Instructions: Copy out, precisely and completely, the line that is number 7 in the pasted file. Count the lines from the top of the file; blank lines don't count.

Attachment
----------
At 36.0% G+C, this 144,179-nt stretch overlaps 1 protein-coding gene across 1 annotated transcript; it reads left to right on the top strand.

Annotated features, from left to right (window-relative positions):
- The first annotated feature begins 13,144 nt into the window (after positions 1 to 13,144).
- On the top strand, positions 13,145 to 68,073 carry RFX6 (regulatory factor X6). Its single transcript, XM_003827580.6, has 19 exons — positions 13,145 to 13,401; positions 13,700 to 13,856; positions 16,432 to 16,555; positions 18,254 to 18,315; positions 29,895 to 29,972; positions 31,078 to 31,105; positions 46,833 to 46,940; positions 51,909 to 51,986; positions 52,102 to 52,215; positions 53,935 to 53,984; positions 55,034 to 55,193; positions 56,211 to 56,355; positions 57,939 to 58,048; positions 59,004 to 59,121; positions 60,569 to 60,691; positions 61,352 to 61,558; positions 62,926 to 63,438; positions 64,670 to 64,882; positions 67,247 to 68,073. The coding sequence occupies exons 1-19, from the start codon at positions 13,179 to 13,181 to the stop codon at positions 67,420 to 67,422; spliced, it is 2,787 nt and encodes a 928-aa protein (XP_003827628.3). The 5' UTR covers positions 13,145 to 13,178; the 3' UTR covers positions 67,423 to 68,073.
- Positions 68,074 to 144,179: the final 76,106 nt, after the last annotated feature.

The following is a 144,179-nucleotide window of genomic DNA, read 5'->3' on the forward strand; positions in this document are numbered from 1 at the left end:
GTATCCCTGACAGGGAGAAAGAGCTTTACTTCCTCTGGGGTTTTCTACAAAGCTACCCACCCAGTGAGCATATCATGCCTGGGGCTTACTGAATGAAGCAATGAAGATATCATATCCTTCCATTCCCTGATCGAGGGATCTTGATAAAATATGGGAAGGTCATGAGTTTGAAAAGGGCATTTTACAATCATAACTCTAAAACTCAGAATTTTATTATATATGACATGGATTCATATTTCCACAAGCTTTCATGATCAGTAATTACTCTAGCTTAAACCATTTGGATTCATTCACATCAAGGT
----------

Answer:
GTATCCCTGACAGGGAGAAAGAGCTTTACTTCCTCTGGGGTTTTCTACAAAGCTACCCACCCAGTGAGCATATCATGCCTGGGGCTTACTGAATGAAGCAATGAAGATATCATATCCTTCCATTCCCTGATCGAGGGATCTTGATAAAATATGGGAAGGTCATGAGTTTGAAAAGGGCATTTTACAATCATAACTCTAAAACTCAGAATTTTATTATATATGACATGGATTCATATTTCCACAAGCTTTCATGATCAGTAATTACTCTAGCTTAAACCATTTGGATTCATTCACATCAAGGT